An Unclean Spirit

Two boys quarrels

As kids we would tease each other constantly. Now I know you never did this, because you were a nice and respectful child, but, well, we were rascals at times! I remember the one taunt that always got me was “I know you are, but what am I?” Some kid would call me a meanie and I’d say to him “I know you are, but what am I?” Then, of course, I’d be playing with my little brother and he’d cheat and I’d call him a cheater, and that aggravating phrase would come from him to me!

How childish!

But guess what? As adults we may not use the same language but the spirit is the same when we project our own weaknesses and stumbles onto others around us. It’s actually such a common human tendency that psychologists even call it “projection.” This is when I know I have a character flaw. I see , whether consciously or not, my own weakness, and then when someone does something or says something that triggers this self-knowledge in me, I “project” this so-called “insight” onto them, and usually it isn’t accurate at all!

But we humans seem to have “that still small voice” inside us always inviting us to the grace of honest confession and repentance, and try as hard as we might, the loving grace of God urging us to spiritual health is hard to extinguish!

No wonder our Lord Jesus gets the reaction He gets from the religious rulers of His day when He tells them the truth. Their FIRST reaction is to accuse Him of the spiritual poverty they, themselves, possess.

Look at Mark 3:28-35: The Lord said, “Truly, I say to you, all sins will be forgiven the sons of men, and whatever blasphemies they utter; but whoever blasphemes against the Holy Spirit never has forgiveness, but is guilty of an eternal sin” for they had said, “He has an unclean spirit.” And his mother and his brothers came; and standing outside they sent to him and called him. And a crowd was sitting about him; and they said to him, “Your mother and your brothers are outside, asking for you.” And he replied, “Who are my mother and my brothers?” And looking around on those who sat about him, he said, “Here are my mother and my brothers! Whoever does the will of God is my brother, and sister, and mother.”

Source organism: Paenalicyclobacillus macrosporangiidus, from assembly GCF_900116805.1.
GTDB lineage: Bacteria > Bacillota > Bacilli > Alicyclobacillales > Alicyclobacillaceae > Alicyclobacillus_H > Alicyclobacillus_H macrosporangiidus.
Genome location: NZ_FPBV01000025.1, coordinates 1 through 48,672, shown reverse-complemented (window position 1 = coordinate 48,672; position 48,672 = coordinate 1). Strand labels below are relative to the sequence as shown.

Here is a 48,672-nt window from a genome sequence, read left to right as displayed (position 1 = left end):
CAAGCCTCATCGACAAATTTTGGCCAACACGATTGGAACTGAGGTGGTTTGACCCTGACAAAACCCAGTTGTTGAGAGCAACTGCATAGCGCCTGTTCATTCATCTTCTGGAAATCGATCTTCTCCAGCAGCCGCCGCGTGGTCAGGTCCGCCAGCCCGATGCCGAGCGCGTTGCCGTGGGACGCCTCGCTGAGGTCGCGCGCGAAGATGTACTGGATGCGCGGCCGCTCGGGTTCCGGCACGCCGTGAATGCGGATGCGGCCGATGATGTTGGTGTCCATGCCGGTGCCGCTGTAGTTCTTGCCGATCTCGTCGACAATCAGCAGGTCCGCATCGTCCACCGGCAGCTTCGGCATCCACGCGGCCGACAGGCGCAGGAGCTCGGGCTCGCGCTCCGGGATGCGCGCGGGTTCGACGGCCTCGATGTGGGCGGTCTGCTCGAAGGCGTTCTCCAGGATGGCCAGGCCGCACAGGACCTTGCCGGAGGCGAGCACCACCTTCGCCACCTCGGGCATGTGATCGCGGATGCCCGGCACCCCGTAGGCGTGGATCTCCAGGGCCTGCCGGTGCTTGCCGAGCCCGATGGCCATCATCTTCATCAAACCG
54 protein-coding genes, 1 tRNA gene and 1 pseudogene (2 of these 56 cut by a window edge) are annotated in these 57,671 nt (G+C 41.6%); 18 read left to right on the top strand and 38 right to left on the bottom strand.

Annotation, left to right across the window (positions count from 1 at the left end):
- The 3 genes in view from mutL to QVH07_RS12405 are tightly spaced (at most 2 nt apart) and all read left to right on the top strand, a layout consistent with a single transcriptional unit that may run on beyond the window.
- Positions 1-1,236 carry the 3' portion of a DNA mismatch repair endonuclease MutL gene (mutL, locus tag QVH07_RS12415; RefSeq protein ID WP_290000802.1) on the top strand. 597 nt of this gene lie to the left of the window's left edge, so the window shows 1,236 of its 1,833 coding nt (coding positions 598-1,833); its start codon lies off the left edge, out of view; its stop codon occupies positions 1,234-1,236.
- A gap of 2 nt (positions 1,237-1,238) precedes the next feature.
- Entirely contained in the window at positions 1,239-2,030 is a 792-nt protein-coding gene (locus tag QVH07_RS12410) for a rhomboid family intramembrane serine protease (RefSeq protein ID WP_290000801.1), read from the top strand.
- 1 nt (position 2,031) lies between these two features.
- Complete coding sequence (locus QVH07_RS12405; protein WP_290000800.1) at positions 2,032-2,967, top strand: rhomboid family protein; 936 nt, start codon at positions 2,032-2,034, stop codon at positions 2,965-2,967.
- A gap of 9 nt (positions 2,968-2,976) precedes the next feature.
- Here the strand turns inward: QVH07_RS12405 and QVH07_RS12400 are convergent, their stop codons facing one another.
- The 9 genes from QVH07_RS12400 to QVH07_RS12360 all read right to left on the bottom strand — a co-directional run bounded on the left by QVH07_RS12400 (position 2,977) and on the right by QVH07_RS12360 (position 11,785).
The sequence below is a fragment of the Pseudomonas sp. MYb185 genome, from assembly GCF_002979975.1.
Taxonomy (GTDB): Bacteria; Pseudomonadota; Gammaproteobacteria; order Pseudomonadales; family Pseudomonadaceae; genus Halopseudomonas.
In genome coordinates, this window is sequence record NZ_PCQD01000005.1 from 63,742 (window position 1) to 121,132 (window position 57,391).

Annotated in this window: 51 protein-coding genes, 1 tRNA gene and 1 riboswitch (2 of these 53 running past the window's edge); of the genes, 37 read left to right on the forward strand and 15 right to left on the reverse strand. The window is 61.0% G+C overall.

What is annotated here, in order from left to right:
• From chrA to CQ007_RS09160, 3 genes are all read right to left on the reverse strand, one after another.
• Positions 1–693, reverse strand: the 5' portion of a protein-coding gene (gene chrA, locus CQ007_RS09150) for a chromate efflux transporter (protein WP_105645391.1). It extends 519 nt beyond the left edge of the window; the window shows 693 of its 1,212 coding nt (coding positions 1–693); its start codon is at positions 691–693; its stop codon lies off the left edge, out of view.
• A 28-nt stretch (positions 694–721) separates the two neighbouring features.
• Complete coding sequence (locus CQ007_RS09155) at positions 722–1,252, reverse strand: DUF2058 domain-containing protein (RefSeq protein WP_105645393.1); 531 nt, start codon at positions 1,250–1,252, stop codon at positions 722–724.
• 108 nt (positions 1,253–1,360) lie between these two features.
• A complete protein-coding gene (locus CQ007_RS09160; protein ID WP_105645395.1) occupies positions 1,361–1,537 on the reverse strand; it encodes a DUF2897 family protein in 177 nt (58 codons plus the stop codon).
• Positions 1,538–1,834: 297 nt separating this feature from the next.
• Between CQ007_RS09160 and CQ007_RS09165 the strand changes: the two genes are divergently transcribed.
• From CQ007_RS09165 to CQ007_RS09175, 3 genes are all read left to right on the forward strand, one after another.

When He tells them the truth, THEY INSIST that it’s Him Who has the “unclean spirit.” The conviction of the light shining on their own souls and the true condition of their spiritual lives, no matter the outward appearance, is so obvious, so clear, to them, and worse yet, to those around them, they revert to childish ways: “I know you are, but what am I?”

Today, “honesty” may be the best policy, but it is silly to not expect that this honesty will be received many times as painful revelation. So, it’s equally silly to be surprised by the reactions of others to this honesty. Said in love, we are invited by the Lord, to understand the weaknesses of others and our own weakness with mercy AND obedience. Just because it’s uncomfortable doesn’t make it untrue!

Life is too short to live in the delusion of illusion; the illusion that my weakness is best left hidden, best left unacknowledged, best left unattended to. That, precious one, is the recipe for eternal childishness and spiritual sickness left to fester in my soul. No, better to hear the Truth and, as painful and uncomfortable as it may be, embrace it and allow the sweet and gentle wisdom of the spiritual medicine of the Faith to “cleanse” my own “unclean spirit.”

Truth is worth the pain. It is worth the discomfort. It is worth the work. The Lord’s true family are the ones of us who actually “DO” His will and not simply intend to.

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